Little Old Lady With An AK-47

People who have the right of way must help those who don’t.

Have you ever noticed that some people undergo personality changes when they get behind the wheel of a car?

Imagine a sweet little old lady who receives a two-hour pass from the nursing home. She sweetly hobbles on her cane to her 1988 Plymouth, which waits patiently for her in the parking lot. She gets in and starts the motor.

“Va-roooom, varoom!” She revs the motor and squeals out of there.

Let’s follow her in our drone.

Look, there she is shaking her fist at someone in another car. What’s that on the seat beside her? An AK-47! And what’s that she yelling at the man in the other car? Ooh! I didn’t know little old ladies knew words like that.

Anytime she even thinks someone infringes on her rights she goes ballistic.

Finally after two eventful hours of close calls, screams, yells and wild gesticulations she pulls back into the parking lot of the old folk’s home, gets out and gently shuffles back inside. She leaves her AK-47 on the seat. Fortunately it was unused, though a couple of times I was worried.

A Little Help From My Friends

I’ve spent a lot of time in my car during my life and I’ve discovered that if everyone treated driving as if it were a contact sport, there would be more misery in the world. The ones who make traffic flow are the polite ones, who actually cede the right of way occasionally.

When I drive to work I take a section of highway that is super busy. At times traffic stacks up like driftwood in front of a dam. One of the most dangerous moments is when you get on the main road from the access road. Especially when traffic moves freely.

The people already on the highway have the right of way and if someone doesn’t let you in, you may wait a long time. The right of way is theirs. They don’t have to let you in from the side road. You’re just a filthy beggar pleading to be let in.

If you try to force your way in, an angry grandma might ram you or whip out her AK-47 and show you who is in the right.

When I need it, some kind person who has the right of way usually lets me in.

I can’t help thinking how many times in life someone with the right of way let me in.

People Who Let Us In

I remember in 1973 when Pastor Van Horn visited and invited my wife and me to come work with him. We were in a hard place and without that invitation I’m not sure I would have continued very long in the ministry, but Bro. Van let me in.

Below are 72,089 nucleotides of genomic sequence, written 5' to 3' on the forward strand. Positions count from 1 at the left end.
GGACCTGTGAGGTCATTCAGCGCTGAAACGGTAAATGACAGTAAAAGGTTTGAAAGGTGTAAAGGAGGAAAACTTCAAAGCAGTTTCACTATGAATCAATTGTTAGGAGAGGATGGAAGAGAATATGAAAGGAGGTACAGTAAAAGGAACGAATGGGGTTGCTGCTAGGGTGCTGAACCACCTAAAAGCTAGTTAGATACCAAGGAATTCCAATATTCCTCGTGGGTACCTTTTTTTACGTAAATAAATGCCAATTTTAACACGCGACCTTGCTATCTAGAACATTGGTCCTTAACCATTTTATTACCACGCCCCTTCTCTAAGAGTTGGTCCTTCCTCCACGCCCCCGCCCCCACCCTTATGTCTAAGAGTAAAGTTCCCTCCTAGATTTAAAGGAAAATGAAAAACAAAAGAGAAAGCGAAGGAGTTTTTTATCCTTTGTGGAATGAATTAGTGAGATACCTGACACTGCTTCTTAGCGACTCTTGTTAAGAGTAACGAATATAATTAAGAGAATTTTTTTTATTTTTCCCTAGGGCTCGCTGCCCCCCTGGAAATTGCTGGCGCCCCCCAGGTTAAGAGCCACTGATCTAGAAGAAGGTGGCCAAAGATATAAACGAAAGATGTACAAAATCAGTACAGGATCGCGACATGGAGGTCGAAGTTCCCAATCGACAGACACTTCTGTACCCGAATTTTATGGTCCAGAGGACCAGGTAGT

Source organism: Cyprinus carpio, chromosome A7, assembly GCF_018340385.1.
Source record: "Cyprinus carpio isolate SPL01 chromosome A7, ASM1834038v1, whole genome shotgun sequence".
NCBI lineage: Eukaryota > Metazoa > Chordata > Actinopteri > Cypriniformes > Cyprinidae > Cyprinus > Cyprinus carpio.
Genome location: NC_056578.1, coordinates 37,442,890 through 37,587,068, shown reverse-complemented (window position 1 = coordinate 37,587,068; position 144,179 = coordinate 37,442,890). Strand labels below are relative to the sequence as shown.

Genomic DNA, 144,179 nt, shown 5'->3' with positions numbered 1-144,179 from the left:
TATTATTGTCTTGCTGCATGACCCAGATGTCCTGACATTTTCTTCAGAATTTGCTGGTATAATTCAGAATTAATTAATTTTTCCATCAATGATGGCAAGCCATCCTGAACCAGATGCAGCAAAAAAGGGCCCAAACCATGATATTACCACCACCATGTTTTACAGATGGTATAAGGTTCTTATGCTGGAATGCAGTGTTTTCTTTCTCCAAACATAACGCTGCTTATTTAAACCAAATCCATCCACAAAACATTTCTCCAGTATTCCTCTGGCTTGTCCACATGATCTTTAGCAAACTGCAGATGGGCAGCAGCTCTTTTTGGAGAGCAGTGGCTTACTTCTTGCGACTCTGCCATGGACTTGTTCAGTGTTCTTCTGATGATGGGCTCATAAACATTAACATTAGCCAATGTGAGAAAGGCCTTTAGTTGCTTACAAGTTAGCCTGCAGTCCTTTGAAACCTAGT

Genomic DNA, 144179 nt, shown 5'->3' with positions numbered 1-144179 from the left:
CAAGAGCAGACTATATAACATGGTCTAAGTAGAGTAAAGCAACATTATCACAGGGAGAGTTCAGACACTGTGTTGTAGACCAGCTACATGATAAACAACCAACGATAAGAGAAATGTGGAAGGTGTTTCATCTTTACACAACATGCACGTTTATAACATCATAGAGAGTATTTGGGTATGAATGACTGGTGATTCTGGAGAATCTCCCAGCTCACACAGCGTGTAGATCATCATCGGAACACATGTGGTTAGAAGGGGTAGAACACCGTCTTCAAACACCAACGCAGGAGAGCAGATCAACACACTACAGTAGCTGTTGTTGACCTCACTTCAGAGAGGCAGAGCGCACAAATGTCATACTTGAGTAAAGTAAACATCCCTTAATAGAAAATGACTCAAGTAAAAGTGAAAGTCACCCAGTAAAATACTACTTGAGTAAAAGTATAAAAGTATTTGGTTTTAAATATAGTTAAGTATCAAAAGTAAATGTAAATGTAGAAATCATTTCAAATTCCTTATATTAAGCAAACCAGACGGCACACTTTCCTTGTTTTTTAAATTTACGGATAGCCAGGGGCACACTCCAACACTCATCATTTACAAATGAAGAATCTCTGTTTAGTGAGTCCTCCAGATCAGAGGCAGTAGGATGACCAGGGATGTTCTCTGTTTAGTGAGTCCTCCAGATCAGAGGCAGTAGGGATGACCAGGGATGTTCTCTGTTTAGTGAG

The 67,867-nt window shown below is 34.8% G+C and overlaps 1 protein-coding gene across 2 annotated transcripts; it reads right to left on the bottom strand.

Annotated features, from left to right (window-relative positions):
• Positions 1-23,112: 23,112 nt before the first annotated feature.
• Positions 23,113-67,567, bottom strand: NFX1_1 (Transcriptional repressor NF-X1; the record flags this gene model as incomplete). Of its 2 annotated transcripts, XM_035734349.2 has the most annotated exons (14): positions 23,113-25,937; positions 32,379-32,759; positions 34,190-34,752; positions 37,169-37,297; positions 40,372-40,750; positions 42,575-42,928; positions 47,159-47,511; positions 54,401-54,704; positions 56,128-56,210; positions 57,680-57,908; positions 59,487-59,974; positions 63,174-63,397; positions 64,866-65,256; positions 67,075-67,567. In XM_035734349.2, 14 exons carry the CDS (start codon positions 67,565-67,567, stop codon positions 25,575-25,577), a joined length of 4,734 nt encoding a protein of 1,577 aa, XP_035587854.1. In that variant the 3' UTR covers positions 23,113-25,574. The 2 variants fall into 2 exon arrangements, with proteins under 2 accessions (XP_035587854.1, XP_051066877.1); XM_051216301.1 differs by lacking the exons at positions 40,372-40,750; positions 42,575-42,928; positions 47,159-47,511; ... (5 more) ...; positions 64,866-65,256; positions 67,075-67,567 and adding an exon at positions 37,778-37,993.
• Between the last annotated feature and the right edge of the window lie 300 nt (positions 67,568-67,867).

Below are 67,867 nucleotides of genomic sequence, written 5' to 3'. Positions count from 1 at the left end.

I once knew a church which sent an old beat-up school bus to pick up poor children (and some not so poor). A lot of them were in tough situations. But, some of the kids who rode that bus have since lived fulfilling lives, helped others and serving God.

Some people let the poor kids in, instead of sitting in their comfortable church, hoarding all God’s goodies for themselves.

Then there was that wife who forgave her husband. She didn’t have to, but she did. She could have shut him out forever. It was her “right of way,” but she let him back in and their lives flourished because he didn’t abuse her generosity. He began to return it.

I know people who give so poor people in other countries can have clean water in their villages. “But we have needs in our country!” How much are you giving to help the poor in your country?

As good citizens of a free country, we scream loudly when someone tries to violate one of our rights. We can do it. The countries and the people who are closest to the heart of God, though, look around and see who is hurting. Yes, I know it’s hard to tell the difference between those who genuinely hurt and profiteers.

But, we’ve got to try.

We try because Someone else who had the right of way, opened the door to us who were excluded and let us in. I think the Lord Jesus is speaking to some of us today. He’s saying we need to open the door for someone who is outside.

“Think of yourselves the way Christ Jesus thought of himself. He had equal status with God but didn’t think so much of himself that he had to cling to the advantages of that status no matter what. Not at all. When the time came, he set aside the privileges of deity and took on the status of a slave, became human! Having become human, he stayed human. It was an incredibly humbling process. He didn’t claim special privileges. Instead, he lived a selfless, obedient life and then died a selfless, obedient death—and the worst kind of death at that—a crucifixion.

“Because of that obedience, God lifted him high and honored him far beyond anyone or anything, ever, so that all created beings in heaven and on earth—even those long ago dead and buried—will bow in worship before this Jesus Christ, and call out in praise that he is the Master of all, to the glorious honor of God the Father.” (Phil. 2:5-11 The Message)


Entitlement. It’s my right.

I’m entitled by the American constitution or the Declaration of the rights of Man or … because everyone else has it or because someone else has it. We claim our rights. We get mad when we’re entitled to something on this earth and we don’t get it … whew!

But, when the Lord claims His rights on our life …

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